Nominees for the 2022 Freedom of Expression Awards – Journalism
Meet the three shortlisted journalists for this year's award
16 May 22

Sonya Groysman is a Russian journalist and podcaster. Despite being labelled as a ‘foreign agent’ by Russian authorities she has continued to report on human rights issues and censorship in Russia.

Sonya Groysman was working for the investigative outlet Proekt in 2020 when the site was labelled as ‘undesirable’ by Russian authorities. Soon after, Groysman and many of her former colleagues were labelled as ‘foreign agents’. Groysman is now required to attach a disclaimer to all published work – including social media posts:  “THIS NEWS MEDIA/MATERIAL WAS CREATED AND/OR DISSEMINATED BY A FOREIGN MASS MEDIA PERFORMING THE FUNCTIONS OF A FOREIGN AGENT AND/OR A RUSSIAN LEGAL ENTITY PERFORMING THE FUNCTIONS OF A FOREIGN AGENT.”

Facing significant challenges working as a journalist with the ‘foreign agent’ label, Groysman and her colleague Olga Churakova set up their podcast titled “Hi, You’re a Foreign Agent” in 2021. The podcast  combines dark humour (how does one’s boyfriend or grandmother react to having a loved one named “foreign agent”? does one have to identify her “foreign agent” status on Tinder?) with personal stories and journalism. 

Groysman has continued to face legal issues related to her reporting. In August 2021 she was arrested in front of the F.S.B building in Moscow for participating in a peaceful protest in support of independent media. She was released soon after.

Groysman has managed to maintain an active career as a journalist despite the ‘foreign agent’ label. Days before the invasion, Groysman was reporting from the Russian/Ukrainian border for the independent TV station TV Rain. Like most other independent news outlets in Russia, TV Rain was shut down by the authorities for allegedly spreading misinformation about the war. Fearing legal persecution as an independent journalist, Groysman decided to flee to Turkey. She continues to produce her podcast and report on human rights issues in Russia from abroad.

Bilal Hussain is a journalist based in Srinagar in Kashmir. He focuses his reporting on freedom of expression issues.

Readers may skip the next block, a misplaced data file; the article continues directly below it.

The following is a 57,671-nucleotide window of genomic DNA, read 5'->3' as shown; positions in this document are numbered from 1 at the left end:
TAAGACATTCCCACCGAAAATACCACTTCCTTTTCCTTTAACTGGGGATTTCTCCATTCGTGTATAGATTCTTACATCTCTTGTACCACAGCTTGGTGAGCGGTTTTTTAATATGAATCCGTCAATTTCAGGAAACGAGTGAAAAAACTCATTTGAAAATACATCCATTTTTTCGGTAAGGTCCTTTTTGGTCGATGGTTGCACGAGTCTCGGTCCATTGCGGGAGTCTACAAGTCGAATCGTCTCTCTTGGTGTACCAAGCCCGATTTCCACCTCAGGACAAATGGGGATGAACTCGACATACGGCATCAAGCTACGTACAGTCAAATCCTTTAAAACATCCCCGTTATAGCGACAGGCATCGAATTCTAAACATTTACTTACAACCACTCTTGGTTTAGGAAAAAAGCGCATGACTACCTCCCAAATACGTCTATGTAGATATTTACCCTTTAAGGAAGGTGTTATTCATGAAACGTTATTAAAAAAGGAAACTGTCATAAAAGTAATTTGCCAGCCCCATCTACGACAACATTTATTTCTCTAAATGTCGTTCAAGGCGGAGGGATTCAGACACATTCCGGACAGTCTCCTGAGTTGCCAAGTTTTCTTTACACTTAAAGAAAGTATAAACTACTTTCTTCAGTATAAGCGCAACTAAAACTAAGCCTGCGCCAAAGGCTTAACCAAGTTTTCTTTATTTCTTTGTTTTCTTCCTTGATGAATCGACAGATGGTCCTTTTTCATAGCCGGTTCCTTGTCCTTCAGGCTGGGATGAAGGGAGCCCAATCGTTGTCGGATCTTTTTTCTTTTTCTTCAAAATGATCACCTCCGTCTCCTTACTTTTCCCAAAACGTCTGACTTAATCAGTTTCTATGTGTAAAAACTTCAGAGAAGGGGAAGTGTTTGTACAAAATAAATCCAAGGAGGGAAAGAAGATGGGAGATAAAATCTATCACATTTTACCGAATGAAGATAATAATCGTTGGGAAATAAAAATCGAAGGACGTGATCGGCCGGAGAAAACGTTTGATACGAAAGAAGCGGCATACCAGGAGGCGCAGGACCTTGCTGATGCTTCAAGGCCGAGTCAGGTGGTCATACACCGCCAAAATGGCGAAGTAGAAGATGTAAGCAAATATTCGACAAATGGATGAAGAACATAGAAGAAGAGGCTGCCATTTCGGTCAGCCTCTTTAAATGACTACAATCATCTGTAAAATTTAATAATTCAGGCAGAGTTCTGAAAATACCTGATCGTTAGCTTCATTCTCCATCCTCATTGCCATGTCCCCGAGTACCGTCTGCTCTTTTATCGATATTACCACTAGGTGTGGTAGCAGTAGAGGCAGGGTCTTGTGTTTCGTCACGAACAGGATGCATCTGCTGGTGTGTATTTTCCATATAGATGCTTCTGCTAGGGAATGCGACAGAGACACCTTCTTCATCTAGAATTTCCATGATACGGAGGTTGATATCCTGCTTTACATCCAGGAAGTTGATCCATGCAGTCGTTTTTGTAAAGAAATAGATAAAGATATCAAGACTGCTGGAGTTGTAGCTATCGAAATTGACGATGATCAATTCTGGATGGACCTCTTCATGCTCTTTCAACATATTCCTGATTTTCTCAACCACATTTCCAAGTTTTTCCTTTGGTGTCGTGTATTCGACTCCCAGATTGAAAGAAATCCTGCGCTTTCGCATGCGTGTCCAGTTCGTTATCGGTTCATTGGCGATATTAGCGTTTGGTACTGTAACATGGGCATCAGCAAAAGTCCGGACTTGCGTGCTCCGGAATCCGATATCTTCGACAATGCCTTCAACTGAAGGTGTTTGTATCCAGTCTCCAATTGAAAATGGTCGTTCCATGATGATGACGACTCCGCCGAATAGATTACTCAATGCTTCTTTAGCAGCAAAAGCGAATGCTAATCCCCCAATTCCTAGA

Despite internet shut-downs and a day-to-day fear of persecution and censorship, Hussain continues to report on the conditions in Kashmir. He has been particularly concerned by the increasing censorship as a consequence of the Covid-19 pandemic. 

In February 2022, the Kashmir Press Club was shut down by authorities. The independent body had done important work to offer legal support to journalists and to establish a sense of community among Kashmiri journalists. Hussain views this as another important blow to media freedom and free expression in Kashmir. Hussain has witnessed colleagues being imprisoned for doing their job and reporting on the conflict in Kashmir. Despite the threats, he continues to report on the situation and fight for free expression through independent news publications and social media. 

Recent developments in Kashmir severely limit press freedom. Reflecting on this, Hussain says: “There have been many cases where journalists have been threatened with UAPA [Unlawful Activities (Prevention) Act]. These actions hamper the work of journalists and stop them from discharging their normal duties.”

Hussain is a regular contributor to Voice of America News and NIKKEI Asia among other publications. Through his reporting, Bilal brings international attention to the ongoing conflict and media rights situation in Kashmir.

Huang Xueqin is an activist and journalist who has worked with several domestic Chinese media outlets. She has reported extensively on the MeToo movement in China.

Huang Xueqin played a significant role in covering the MeToo movement. In 2017, she surveyed hundreds of female journalists across 15 provinces in China on their experience of workplace sexual harassment. She published her findings in a report in March 2018. She also assisted Luo Xixi, one victim of sexual harassment, to publicly submit a complaint against her professor. Her work sparked national discussions on sexual harrassment on campuses. 

Huang has worked to promote women’s rights, and to document and expose sexual harassment against women and girls. Unfortunately, she has faced legal challenges because of her work as an activist and journalist. She was detained between October 2019 and January 2020 and charged with “picking quarrels and provoking trouble” after writing about mass protests in Hong Kong.

On 19 September 2021, Huang disappeared and stopped responding to phone calls from family and friends. Two months later, in November, it was confirmed that she had been detained along with labour activist Wang Jianbing and charged with “inciting subversion of state power”. She was due to travel to the UK to study development studies at the University of Sussex after receiving a Chevening Scholarship. She remains in detention and is now held in the No. 1 Detention Centre in Guangzhou.